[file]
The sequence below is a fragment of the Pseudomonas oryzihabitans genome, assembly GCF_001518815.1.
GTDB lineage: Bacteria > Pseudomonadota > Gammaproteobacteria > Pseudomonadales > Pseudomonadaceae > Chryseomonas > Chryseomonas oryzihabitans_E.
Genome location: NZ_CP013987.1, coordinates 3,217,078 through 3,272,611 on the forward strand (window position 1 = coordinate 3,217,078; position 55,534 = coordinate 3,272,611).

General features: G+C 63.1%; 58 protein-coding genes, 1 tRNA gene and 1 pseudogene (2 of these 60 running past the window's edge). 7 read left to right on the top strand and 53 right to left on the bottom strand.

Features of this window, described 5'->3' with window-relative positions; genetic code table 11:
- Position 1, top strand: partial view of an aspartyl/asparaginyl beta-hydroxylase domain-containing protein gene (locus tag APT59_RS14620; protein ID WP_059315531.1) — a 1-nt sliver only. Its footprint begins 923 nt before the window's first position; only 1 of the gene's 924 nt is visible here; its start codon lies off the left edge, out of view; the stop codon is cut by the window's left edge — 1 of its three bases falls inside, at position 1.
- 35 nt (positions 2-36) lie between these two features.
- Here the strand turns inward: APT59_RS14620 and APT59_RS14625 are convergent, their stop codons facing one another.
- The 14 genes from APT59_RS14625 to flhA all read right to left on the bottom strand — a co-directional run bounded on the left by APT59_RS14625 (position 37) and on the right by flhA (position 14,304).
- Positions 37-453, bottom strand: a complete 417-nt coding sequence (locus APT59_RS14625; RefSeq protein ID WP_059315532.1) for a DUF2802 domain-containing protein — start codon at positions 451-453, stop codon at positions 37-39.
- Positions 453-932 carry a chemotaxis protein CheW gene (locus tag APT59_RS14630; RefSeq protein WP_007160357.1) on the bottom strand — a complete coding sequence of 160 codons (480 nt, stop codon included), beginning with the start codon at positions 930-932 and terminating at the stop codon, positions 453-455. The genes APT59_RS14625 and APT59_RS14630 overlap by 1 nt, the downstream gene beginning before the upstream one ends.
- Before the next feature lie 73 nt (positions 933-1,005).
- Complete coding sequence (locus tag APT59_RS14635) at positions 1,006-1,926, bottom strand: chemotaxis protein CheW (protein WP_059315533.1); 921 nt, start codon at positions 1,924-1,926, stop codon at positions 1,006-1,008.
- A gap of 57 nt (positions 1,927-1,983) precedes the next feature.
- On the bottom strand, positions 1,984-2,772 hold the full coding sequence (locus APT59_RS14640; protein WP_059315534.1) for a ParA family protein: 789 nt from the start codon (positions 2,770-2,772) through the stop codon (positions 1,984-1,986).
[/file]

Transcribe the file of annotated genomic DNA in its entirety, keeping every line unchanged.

The sequence below is a fragment of the Pseudomonas oryzihabitans genome, assembly GCF_001518815.1.
GTDB lineage: Bacteria > Pseudomonadota > Gammaproteobacteria > Pseudomonadales > Pseudomonadaceae > Chryseomonas > Chryseomonas oryzihabitans_E.
Genome location: NZ_CP013987.1, coordinates 3,217,078 through 3,272,611 on the forward strand (window position 1 = coordinate 3,217,078; position 55,534 = coordinate 3,272,611).

General features: G+C 63.1%; 58 protein-coding genes, 1 tRNA gene and 1 pseudogene (2 of these 60 running past the window's edge). 7 read left to right on the top strand and 53 right to left on the bottom strand.

Features of this window, described 5'->3' with window-relative positions; genetic code table 11:
- Position 1, top strand: partial view of an aspartyl/asparaginyl beta-hydroxylase domain-containing protein gene (locus tag APT59_RS14620; protein ID WP_059315531.1) — a 1-nt sliver only. Its footprint begins 923 nt before the window's first position; only 1 of the gene's 924 nt is visible here; its start codon lies off the left edge, out of view; the stop codon is cut by the window's left edge — 1 of its three bases falls inside, at position 1.
- 35 nt (positions 2-36) lie between these two features.
- Here the strand turns inward: APT59_RS14620 and APT59_RS14625 are convergent, their stop codons facing one another.
- The 14 genes from APT59_RS14625 to flhA all read right to left on the bottom strand — a co-directional run bounded on the left by APT59_RS14625 (position 37) and on the right by flhA (position 14,304).
- Positions 37-453, bottom strand: a complete 417-nt coding sequence (locus APT59_RS14625; RefSeq protein ID WP_059315532.1) for a DUF2802 domain-containing protein — start codon at positions 451-453, stop codon at positions 37-39.
- Positions 453-932 carry a chemotaxis protein CheW gene (locus tag APT59_RS14630; RefSeq protein WP_007160357.1) on the bottom strand — a complete coding sequence of 160 codons (480 nt, stop codon included), beginning with the start codon at positions 930-932 and terminating at the stop codon, positions 453-455. The genes APT59_RS14625 and APT59_RS14630 overlap by 1 nt, the downstream gene beginning before the upstream one ends.
- Before the next feature lie 73 nt (positions 933-1,005).
- Complete coding sequence (locus tag APT59_RS14635) at positions 1,006-1,926, bottom strand: chemotaxis protein CheW (protein WP_059315533.1); 921 nt, start codon at positions 1,924-1,926, stop codon at positions 1,006-1,008.
- A gap of 57 nt (positions 1,927-1,983) precedes the next feature.
- On the bottom strand, positions 1,984-2,772 hold the full coding sequence (locus APT59_RS14640; protein WP_059315534.1) for a ParA family protein: 789 nt from the start codon (positions 2,770-2,772) through the stop codon (positions 1,984-1,986).